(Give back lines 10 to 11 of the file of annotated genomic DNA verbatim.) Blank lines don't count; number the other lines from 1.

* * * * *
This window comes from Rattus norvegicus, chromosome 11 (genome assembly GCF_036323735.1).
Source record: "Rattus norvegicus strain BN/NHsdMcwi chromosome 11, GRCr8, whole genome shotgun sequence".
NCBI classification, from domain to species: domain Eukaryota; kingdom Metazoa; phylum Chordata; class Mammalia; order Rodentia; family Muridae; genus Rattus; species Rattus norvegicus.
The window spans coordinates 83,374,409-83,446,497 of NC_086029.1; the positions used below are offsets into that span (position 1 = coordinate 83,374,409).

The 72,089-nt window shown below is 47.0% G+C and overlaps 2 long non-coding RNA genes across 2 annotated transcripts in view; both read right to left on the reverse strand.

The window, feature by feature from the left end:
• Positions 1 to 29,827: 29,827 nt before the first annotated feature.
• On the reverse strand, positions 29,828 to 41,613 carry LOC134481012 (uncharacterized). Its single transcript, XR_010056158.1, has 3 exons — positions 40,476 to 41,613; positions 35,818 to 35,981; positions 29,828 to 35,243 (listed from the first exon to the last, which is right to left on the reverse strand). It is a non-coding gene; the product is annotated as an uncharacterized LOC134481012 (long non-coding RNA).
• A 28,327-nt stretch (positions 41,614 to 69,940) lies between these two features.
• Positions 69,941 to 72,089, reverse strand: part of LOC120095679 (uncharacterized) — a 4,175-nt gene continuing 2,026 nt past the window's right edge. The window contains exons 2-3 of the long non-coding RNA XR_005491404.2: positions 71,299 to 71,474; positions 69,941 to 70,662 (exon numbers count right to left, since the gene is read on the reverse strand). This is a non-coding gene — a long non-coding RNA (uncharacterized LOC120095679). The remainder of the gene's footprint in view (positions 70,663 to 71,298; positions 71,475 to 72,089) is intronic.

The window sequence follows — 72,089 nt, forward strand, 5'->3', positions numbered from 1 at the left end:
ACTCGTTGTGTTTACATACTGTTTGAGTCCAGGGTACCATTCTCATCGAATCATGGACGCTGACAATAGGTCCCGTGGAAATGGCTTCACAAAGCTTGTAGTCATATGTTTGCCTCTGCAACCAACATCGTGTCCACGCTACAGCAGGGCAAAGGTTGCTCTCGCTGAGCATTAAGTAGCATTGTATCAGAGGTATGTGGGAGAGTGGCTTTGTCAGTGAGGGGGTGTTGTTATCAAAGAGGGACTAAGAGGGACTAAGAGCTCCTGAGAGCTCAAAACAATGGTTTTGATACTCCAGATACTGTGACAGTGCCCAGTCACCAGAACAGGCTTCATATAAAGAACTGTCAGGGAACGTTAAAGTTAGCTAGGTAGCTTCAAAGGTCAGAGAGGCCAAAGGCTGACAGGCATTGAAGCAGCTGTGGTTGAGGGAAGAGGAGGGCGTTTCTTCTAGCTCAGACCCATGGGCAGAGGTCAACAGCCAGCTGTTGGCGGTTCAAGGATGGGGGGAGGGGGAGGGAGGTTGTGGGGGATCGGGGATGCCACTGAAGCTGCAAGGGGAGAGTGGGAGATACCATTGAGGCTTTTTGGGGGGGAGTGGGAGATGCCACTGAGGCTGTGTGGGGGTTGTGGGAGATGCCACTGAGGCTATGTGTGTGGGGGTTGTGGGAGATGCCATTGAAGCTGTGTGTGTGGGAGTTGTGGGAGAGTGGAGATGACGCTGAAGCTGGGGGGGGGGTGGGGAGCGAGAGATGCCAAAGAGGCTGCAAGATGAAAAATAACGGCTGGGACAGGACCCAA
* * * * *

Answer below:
• Positions 69,941 to 72,089, reverse strand: part of LOC120095679 (uncharacterized) — a 4,175-nt gene continuing 2,026 nt past the window's right edge. The window contains exons 2-3 of the long non-coding RNA XR_005491404.2: positions 71,299 to 71,474; positions 69,941 to 70,662 (exon numbers count right to left, since the gene is read on the reverse strand). This is a non-coding gene — a long non-coding RNA (uncharacterized LOC120095679). The remainder of the gene's footprint in view (positions 70,663 to 71,298; positions 71,475 to 72,089) is intronic.

The window sequence follows — 72,089 nt, forward strand, 5'->3', positions numbered from 1 at the left end: